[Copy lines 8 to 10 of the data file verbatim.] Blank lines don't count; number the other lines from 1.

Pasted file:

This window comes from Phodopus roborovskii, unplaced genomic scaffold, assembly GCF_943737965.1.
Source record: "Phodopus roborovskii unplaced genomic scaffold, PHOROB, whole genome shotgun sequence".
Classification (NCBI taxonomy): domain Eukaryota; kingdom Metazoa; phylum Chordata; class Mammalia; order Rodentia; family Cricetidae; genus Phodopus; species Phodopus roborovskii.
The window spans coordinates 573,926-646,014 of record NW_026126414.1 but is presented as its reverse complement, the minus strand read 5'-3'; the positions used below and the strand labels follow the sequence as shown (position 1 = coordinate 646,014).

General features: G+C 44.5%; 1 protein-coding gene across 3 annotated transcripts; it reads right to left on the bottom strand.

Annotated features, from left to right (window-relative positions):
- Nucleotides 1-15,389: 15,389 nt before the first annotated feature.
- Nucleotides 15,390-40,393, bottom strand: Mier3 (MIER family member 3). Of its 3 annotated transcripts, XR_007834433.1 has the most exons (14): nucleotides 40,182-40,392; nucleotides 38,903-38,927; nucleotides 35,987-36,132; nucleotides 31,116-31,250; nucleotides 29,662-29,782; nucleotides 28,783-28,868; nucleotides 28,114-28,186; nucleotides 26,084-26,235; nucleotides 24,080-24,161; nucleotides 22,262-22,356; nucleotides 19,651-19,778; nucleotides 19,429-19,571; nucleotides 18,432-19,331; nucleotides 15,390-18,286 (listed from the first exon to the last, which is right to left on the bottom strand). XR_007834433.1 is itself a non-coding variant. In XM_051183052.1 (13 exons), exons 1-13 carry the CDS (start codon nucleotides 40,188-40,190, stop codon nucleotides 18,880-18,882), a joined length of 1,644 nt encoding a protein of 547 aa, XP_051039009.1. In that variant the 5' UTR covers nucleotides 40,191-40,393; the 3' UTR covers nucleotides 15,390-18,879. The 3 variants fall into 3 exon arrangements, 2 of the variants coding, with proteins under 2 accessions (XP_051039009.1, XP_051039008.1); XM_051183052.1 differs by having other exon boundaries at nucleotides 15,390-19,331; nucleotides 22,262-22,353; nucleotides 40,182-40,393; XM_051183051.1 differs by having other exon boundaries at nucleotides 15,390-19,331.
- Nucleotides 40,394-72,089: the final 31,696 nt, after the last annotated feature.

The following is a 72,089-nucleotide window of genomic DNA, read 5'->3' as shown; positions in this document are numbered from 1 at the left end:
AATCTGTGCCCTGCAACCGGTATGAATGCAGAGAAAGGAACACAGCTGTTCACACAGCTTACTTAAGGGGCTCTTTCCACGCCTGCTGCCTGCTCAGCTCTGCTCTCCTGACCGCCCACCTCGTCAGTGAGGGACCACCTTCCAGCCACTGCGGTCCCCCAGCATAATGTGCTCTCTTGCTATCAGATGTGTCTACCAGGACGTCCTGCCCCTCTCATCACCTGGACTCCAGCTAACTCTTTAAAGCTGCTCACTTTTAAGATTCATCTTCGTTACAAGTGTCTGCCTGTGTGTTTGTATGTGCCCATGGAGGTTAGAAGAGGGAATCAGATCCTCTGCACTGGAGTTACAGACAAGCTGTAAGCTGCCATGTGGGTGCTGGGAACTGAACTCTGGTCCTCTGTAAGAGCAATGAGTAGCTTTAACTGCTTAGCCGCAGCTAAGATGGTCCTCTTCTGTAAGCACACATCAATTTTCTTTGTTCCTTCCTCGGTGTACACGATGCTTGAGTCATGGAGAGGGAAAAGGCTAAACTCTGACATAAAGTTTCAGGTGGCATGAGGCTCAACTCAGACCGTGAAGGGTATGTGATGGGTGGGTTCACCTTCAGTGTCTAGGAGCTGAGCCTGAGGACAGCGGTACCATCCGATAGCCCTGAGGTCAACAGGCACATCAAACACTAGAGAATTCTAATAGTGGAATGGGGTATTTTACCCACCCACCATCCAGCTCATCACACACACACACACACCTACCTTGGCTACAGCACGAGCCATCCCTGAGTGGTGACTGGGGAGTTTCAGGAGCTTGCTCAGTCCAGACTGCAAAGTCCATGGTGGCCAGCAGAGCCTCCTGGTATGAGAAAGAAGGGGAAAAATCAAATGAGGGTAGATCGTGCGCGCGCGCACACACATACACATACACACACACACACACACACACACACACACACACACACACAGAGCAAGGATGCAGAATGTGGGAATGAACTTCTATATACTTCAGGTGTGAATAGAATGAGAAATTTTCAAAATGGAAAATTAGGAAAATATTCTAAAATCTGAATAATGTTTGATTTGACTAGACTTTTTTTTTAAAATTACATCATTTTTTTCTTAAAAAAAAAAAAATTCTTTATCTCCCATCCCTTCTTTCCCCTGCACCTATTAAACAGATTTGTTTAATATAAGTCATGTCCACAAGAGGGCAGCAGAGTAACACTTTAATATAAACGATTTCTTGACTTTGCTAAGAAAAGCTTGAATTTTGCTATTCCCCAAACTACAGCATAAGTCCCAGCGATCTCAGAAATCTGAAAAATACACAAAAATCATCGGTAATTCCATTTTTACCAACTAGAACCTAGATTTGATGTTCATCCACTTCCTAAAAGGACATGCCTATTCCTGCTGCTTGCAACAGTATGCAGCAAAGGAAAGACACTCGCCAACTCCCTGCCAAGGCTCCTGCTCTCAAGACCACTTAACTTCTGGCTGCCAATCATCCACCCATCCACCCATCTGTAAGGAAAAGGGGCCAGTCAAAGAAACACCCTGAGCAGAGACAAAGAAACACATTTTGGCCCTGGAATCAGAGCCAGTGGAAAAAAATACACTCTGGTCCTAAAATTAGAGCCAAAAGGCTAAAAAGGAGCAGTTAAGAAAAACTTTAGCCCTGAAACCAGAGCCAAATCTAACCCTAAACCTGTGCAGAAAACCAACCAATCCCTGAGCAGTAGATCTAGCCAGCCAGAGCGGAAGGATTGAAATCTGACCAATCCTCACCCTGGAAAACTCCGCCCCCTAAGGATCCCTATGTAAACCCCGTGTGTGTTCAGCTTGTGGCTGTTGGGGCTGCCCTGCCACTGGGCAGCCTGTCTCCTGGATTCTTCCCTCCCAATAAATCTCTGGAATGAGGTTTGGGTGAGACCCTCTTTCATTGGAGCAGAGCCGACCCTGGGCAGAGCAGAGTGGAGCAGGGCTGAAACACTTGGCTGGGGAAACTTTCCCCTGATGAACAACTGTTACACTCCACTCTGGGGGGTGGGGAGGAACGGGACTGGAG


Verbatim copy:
- Nucleotides 15,390-40,393, bottom strand: Mier3 (MIER family member 3). Of its 3 annotated transcripts, XR_007834433.1 has the most exons (14): nucleotides 40,182-40,392; nucleotides 38,903-38,927; nucleotides 35,987-36,132; nucleotides 31,116-31,250; nucleotides 29,662-29,782; nucleotides 28,783-28,868; nucleotides 28,114-28,186; nucleotides 26,084-26,235; nucleotides 24,080-24,161; nucleotides 22,262-22,356; nucleotides 19,651-19,778; nucleotides 19,429-19,571; nucleotides 18,432-19,331; nucleotides 15,390-18,286 (listed from the first exon to the last, which is right to left on the bottom strand). XR_007834433.1 is itself a non-coding variant. In XM_051183052.1 (13 exons), exons 1-13 carry the CDS (start codon nucleotides 40,188-40,190, stop codon nucleotides 18,880-18,882), a joined length of 1,644 nt encoding a protein of 547 aa, XP_051039009.1. In that variant the 5' UTR covers nucleotides 40,191-40,393; the 3' UTR covers nucleotides 15,390-18,879. The 3 variants fall into 3 exon arrangements, 2 of the variants coding, with proteins under 2 accessions (XP_051039009.1, XP_051039008.1); XM_051183052.1 differs by having other exon boundaries at nucleotides 15,390-19,331; nucleotides 22,262-22,353; nucleotides 40,182-40,393; XM_051183051.1 differs by having other exon boundaries at nucleotides 15,390-19,331.
- Nucleotides 40,394-72,089: the final 31,696 nt, after the last annotated feature.

The following is a 72,089-nucleotide window of genomic DNA, read 5'->3' as shown; positions in this document are numbered from 1 at the left end: